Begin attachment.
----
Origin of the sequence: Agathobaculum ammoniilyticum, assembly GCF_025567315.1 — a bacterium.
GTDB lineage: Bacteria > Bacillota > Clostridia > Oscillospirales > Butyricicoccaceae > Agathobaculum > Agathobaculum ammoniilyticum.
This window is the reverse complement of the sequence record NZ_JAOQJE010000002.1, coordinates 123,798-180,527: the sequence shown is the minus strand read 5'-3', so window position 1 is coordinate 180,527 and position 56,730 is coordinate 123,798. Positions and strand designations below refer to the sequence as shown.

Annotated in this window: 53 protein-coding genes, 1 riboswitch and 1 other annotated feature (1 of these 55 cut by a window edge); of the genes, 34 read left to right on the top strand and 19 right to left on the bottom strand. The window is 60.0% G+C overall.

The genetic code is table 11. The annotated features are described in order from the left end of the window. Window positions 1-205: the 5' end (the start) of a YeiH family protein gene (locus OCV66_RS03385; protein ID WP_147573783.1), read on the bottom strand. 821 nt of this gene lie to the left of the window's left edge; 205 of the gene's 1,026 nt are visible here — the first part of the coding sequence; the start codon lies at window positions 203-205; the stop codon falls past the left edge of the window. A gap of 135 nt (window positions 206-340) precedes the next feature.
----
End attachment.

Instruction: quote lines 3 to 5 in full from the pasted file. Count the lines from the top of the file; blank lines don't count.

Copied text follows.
This window is the reverse complement of the sequence record NZ_JAOQJE010000002.1, coordinates 123,798-180,527: the sequence shown is the minus strand read 5'-3', so window position 1 is coordinate 180,527 and position 56,730 is coordinate 123,798. Positions and strand designations below refer to the sequence as shown.

Annotated in this window: 53 protein-coding genes, 1 riboswitch and 1 other annotated feature (1 of these 55 cut by a window edge); of the genes, 34 read left to right on the top strand and 19 right to left on the bottom strand. The window is 60.0% G+C overall.

The genetic code is table 11. The annotated features are described in order from the left end of the window. Window positions 1-205: the 5' end (the start) of a YeiH family protein gene (locus OCV66_RS03385; protein ID WP_147573783.1), read on the bottom strand. 821 nt of this gene lie to the left of the window's left edge; 205 of the gene's 1,026 nt are visible here — the first part of the coding sequence; the start codon lies at window positions 203-205; the stop codon falls past the left edge of the window. A gap of 135 nt (window positions 206-340) precedes the next feature.